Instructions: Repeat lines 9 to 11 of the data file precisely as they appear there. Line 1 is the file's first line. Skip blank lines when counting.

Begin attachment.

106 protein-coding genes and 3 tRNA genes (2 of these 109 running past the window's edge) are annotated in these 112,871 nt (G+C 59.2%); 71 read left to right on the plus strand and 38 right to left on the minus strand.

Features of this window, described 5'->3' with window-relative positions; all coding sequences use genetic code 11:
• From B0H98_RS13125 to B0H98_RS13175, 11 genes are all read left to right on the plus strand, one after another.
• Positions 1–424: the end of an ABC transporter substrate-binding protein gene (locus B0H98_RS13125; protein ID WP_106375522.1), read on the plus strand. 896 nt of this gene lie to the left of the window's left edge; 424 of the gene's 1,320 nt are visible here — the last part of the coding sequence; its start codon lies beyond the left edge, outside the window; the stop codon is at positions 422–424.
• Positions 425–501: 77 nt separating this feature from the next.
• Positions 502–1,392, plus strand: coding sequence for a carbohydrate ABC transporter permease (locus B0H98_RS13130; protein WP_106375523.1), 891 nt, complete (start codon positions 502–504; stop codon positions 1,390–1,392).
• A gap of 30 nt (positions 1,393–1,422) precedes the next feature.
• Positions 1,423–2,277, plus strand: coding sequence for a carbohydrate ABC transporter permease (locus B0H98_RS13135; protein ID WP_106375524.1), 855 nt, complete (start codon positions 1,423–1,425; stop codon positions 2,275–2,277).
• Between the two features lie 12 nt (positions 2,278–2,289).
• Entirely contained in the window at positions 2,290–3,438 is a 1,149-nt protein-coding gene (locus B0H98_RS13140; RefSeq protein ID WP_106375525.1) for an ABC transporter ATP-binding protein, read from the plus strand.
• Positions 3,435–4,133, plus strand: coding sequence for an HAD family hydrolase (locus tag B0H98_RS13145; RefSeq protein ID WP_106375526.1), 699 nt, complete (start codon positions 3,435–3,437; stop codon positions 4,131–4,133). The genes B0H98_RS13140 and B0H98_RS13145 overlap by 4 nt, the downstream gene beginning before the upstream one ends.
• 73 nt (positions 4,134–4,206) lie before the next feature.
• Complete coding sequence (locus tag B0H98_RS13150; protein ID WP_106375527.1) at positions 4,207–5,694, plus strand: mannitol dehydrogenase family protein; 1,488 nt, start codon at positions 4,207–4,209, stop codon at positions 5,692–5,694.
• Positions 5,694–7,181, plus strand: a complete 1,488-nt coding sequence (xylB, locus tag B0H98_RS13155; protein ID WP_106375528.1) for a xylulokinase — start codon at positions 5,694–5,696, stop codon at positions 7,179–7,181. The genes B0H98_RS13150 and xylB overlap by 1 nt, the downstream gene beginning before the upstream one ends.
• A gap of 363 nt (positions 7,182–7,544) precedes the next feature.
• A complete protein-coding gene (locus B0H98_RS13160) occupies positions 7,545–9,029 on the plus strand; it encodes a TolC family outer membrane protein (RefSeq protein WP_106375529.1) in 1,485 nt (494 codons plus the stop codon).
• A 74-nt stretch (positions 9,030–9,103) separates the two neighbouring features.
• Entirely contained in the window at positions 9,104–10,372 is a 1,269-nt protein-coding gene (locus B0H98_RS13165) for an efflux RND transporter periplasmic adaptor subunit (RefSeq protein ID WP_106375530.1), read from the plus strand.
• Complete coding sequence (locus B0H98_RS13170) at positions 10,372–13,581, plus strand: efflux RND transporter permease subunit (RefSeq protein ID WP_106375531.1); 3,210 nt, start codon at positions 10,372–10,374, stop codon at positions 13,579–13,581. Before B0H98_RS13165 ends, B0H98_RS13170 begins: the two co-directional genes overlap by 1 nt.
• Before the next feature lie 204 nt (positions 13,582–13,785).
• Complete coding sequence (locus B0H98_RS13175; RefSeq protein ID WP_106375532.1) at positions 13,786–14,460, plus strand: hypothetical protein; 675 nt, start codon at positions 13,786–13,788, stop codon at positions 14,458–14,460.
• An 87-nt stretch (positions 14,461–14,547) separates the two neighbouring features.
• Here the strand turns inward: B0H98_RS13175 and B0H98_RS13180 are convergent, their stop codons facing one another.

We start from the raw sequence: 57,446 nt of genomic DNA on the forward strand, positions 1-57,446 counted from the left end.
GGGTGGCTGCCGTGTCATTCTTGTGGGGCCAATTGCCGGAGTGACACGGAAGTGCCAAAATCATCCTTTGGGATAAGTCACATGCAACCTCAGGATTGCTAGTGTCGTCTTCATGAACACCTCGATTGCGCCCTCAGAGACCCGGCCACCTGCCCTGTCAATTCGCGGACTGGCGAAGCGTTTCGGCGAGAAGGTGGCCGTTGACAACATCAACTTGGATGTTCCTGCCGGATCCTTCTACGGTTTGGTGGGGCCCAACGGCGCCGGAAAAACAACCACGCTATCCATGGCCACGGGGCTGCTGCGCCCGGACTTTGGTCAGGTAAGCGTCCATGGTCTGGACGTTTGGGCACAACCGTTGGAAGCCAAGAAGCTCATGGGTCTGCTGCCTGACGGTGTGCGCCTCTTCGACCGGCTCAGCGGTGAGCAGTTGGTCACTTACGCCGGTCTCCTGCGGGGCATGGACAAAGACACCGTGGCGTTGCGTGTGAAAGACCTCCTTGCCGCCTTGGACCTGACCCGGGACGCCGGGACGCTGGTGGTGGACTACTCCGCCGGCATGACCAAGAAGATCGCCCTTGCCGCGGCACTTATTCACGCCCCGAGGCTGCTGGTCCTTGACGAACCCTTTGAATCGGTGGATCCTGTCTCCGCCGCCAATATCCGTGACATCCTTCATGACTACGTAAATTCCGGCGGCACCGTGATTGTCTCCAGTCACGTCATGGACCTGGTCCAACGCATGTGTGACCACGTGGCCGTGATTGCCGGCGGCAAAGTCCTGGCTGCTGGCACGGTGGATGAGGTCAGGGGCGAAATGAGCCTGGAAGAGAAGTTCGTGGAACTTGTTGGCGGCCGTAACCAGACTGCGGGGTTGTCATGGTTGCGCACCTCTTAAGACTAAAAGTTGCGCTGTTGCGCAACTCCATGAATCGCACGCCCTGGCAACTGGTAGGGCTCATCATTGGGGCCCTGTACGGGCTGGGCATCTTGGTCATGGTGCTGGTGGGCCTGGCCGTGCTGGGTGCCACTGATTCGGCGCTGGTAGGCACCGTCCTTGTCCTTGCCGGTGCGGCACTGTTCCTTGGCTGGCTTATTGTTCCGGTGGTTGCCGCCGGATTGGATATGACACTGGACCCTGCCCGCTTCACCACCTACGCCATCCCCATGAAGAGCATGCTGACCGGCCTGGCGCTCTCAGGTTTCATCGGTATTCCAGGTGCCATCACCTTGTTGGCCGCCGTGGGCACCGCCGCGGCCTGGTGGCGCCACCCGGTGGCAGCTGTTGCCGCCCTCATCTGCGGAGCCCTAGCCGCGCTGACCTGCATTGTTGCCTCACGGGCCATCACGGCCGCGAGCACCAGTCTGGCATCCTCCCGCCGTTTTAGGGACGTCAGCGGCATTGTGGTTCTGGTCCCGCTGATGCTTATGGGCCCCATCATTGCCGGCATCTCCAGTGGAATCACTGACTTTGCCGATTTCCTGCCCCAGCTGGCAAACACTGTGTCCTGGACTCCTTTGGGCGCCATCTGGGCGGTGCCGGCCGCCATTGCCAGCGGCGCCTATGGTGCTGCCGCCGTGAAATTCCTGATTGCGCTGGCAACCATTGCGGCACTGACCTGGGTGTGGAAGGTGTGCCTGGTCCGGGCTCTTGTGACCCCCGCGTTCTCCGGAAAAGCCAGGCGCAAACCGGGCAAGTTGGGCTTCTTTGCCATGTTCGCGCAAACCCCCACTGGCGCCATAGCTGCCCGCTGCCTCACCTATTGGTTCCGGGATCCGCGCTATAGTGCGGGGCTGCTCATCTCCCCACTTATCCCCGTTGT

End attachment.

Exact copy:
• Between the two features lie 12 nt (positions 2,278–2,289).
• Entirely contained in the window at positions 2,290–3,438 is a 1,149-nt protein-coding gene (locus B0H98_RS13140; RefSeq protein ID WP_106375525.1) for an ABC transporter ATP-binding protein, read from the plus strand.
• Positions 3,435–4,133, plus strand: coding sequence for an HAD family hydrolase (locus tag B0H98_RS13145; RefSeq protein ID WP_106375526.1), 699 nt, complete (start codon positions 3,435–3,437; stop codon positions 4,131–4,133). The genes B0H98_RS13140 and B0H98_RS13145 overlap by 4 nt, the downstream gene beginning before the upstream one ends.